The effects of early numeracy (ThinkMath) intervention on Norwegian low performing students early numeracy skills development

  • Aunio, Pirjo (Projektledare)
  • Mononen, Riikka, University of Oslo (UiO) (PI)
  • Melby-Lervåg, Monica (PI)
  • Lopez-Pedersen, Anita (Deltagare)



    The importance of educational support in children’s early schooling is widely acknowledged. In order to identify the children in need of extra support in mathematical skills (i.e., those who perform in the lowest 25th percentile; Geary, 2011), the need for research-based and validated mathematical assessment tools is paramount. In many countries, there are good tools for identification of the low-performing children (e.g., Van Luit, Van de Rijt, & Aunio, 2006; Wright, Martland, & Stafford, 2006), but there is a lack of such tools in Norway. In addition, there is lack of evidence-based intervention materials to be used by Norwegian teachers with students who struggle with early numeracy learning.
    This development of early numeracy assessment and intervention tools in Norway is now starting with this project. The first aim of this project is to develop an assessment tool that addresses the most critical numerical skills that we know have a great impact on children’s mathematical development (Aunio & Räsänen, 2015; Desoete et al., 2009). The development of the assessment tools in Norway is based on the Finnish mathematical assessment tools for kindergarteners and first graders (Aunio & Mononen, 2012a, 2012b). Schooling in Norway is quite similar to schooling in Finland, making the choice of having the basis from Finnish assessment tool relevant. The new assessment tool for Norwegian first graders will include tasks measuring the core numerical skills, such as, understanding mathematical relations, counting skills and basic skills in arithmetic. These areas were selected as they are in the core of early mathematical development and predict the later outcome in mathematical achievement (e.g., Aunio & Räsänen, 2015). The second aim of this study is to see the effects of ThinkMath intervention materials on children’s early numeracy learning. This part of the study is conducted as a randomized control trial intervention study in Oslo region.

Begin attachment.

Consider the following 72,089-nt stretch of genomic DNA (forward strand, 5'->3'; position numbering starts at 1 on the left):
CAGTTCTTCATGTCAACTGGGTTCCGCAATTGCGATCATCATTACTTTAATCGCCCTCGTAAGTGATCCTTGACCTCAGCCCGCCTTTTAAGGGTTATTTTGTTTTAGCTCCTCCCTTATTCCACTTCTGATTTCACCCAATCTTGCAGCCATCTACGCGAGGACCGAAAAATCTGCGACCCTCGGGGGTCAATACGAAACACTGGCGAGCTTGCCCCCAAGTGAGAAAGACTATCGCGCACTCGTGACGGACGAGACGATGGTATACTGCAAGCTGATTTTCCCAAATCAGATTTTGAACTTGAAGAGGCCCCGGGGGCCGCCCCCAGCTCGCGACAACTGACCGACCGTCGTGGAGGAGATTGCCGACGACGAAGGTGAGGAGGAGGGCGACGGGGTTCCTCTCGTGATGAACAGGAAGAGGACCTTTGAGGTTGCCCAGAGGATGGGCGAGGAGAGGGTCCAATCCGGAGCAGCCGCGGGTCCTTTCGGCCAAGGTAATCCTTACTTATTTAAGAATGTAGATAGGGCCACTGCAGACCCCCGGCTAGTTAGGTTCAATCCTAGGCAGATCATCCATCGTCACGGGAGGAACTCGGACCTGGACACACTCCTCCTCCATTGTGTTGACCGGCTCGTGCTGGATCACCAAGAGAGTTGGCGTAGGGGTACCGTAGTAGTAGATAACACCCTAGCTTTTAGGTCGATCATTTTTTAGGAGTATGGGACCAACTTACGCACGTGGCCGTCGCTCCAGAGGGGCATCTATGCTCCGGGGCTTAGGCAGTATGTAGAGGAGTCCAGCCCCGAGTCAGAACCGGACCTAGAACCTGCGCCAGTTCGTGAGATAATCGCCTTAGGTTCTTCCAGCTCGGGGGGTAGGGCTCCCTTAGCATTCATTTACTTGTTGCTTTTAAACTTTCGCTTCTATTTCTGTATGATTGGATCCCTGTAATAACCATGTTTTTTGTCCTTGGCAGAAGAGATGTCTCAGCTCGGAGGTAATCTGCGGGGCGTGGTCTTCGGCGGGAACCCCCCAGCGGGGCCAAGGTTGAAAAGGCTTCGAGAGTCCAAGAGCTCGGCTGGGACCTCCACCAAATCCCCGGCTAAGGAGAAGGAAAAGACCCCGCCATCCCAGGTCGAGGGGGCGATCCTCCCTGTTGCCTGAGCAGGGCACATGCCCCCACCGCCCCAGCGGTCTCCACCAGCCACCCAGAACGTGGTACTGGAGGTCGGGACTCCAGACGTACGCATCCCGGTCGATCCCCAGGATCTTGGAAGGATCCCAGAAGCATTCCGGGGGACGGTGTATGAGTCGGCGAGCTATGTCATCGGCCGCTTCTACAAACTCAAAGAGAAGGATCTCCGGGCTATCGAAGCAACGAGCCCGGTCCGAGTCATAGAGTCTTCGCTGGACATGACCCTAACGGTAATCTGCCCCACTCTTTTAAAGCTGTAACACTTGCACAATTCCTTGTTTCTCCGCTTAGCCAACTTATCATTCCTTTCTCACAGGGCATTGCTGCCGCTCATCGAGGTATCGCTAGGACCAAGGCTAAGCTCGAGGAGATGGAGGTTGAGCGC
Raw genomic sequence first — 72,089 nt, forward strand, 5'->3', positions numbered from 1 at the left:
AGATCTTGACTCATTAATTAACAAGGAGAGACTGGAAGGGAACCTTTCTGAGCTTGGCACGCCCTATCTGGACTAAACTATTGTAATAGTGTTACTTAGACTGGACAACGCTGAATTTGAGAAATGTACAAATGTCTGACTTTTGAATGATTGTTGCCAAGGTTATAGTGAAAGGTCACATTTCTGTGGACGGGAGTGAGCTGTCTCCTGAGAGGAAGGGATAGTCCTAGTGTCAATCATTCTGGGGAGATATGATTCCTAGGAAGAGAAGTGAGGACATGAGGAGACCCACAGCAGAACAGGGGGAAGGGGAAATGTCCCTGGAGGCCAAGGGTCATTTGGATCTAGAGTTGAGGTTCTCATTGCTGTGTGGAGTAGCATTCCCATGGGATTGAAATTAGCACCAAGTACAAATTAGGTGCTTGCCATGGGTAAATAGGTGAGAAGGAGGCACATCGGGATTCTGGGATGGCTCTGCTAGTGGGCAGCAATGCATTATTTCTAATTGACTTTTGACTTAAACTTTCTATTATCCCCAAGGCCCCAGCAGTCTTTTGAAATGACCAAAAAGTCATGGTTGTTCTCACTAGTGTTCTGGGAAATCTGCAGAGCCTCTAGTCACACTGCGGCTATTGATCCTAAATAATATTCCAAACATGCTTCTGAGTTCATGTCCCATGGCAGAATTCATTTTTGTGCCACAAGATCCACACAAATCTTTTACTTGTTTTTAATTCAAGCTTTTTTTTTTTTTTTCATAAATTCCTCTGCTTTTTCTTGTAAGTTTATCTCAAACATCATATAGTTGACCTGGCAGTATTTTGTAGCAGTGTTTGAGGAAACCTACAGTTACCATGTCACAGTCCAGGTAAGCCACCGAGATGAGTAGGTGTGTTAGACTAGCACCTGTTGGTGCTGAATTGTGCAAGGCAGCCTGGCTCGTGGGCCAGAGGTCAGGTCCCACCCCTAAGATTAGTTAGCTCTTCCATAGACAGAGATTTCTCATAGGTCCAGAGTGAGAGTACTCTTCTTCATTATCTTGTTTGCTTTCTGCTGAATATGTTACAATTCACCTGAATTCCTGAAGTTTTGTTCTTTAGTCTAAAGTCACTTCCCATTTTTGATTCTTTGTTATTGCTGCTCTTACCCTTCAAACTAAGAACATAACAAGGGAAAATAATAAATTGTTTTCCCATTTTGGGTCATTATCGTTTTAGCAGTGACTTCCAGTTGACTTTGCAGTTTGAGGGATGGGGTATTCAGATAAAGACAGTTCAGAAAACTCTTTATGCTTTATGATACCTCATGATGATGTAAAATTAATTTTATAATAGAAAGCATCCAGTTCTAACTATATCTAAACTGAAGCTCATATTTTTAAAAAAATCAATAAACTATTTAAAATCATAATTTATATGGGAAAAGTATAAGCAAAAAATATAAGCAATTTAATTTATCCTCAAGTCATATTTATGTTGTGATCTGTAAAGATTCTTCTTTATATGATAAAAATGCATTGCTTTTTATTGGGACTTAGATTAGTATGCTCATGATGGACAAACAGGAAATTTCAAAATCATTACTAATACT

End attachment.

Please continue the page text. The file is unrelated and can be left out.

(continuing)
The relevance of this study is both practical and scientific. First, it will provide information of the performance of mathematical skills of Norwegian children at this age group and will provide the schools with a research-based assessment tool, in order to identify low-performers in mathematics and thus supporting these children with a remediation of these difficulties. The study will also produce evidence of small group intervention materials (ThinkMath) effects on children’s early numeracy learning.
    The time line of this study is 1.12.2015-31.11.2019.
    Gällande start-/slutdatum01/12/201530/11/2019